2010 | 18,115 words
The Narada Purana (Nārada Purāṇa) is one of the major eighteen Mahapuranas, a genre of Hindu religious texts. It deals with the places of pilgrimages and features a dialogue between the sage Narada, and Sanatkumara. During the course of the dialogue between the two, Narada explains to Sanatkumara the major places of piligrimages, their location, ...
The most holy of tirthas is the confluence of the rivers Ganga and Yamuna. Someone who bathes there attains perpetual good health, prospers, lives to a ripe old age and is pardoned all his sins. Even the gods and the sages are fond of the waters at this sacred confluence. The river Ganga emerges from the feet of Lord Vishnu himself. (The story of this is related in the Brahmanvaivarta Purana.) And the river Yamuna is the daughter of the sun god Surya. (This is related in many Puranas, such as the Markandeya Purana. Yamuna was the daughter of Surya and Samjna.) Such being the origins of these two holy rivers, it is but natural that their confluence should be so sacred.
In fact, the Ganga is so sacred that even if one just thinks of her, all pain is relieved and all sins are pardoned. Along the banks of the Ganga is a remarkable tirtha known as Prayaga. Brahma himself peformed a yajna there. You can bathe in the waters of all the tirthas if you so desire. But the punya (store of merit) that you will acquire from this is only a sixteenth of the punya you will acquire from touching a few drops of water from the Ganga. A person who anoints his head with mud taken from the banks of the Ganga becomes like Shiva himself. There are three objects that are sacred to Vishnu – the Ganga, the tulasi (basil) bush and dust from the feet of a devotee of Vishnu.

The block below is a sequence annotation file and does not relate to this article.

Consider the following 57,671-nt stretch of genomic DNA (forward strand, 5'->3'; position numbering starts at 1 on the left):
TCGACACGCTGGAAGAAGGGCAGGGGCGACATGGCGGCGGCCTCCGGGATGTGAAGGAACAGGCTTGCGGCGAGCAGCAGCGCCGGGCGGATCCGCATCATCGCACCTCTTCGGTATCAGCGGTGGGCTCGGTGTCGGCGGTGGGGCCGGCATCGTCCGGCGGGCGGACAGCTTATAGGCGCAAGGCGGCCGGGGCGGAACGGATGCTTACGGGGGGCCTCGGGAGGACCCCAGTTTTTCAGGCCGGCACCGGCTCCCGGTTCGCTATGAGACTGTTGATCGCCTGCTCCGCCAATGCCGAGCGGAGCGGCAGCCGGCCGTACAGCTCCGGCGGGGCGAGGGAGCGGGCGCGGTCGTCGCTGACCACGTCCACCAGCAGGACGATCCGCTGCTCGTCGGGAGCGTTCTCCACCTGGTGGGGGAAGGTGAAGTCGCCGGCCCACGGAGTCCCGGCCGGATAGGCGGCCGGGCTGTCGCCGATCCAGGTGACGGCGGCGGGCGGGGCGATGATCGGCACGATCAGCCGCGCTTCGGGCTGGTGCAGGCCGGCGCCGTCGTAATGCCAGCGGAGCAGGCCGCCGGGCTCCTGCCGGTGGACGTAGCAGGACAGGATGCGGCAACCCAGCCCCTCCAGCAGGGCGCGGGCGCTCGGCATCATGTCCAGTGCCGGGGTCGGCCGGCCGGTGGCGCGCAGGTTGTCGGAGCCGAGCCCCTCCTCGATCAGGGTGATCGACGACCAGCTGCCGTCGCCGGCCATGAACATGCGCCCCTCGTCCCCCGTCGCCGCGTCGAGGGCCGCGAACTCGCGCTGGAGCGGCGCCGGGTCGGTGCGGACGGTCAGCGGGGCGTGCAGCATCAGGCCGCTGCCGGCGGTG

There are some other rivers also in which the Ganga is always present. Their names are Godavari, Sarasvati, Kalindi, Kaveri, Krishna, Reva, Vahuda, Tungabhadra, Bhimarathi, Vetravati, Tamraparni and Shatadru.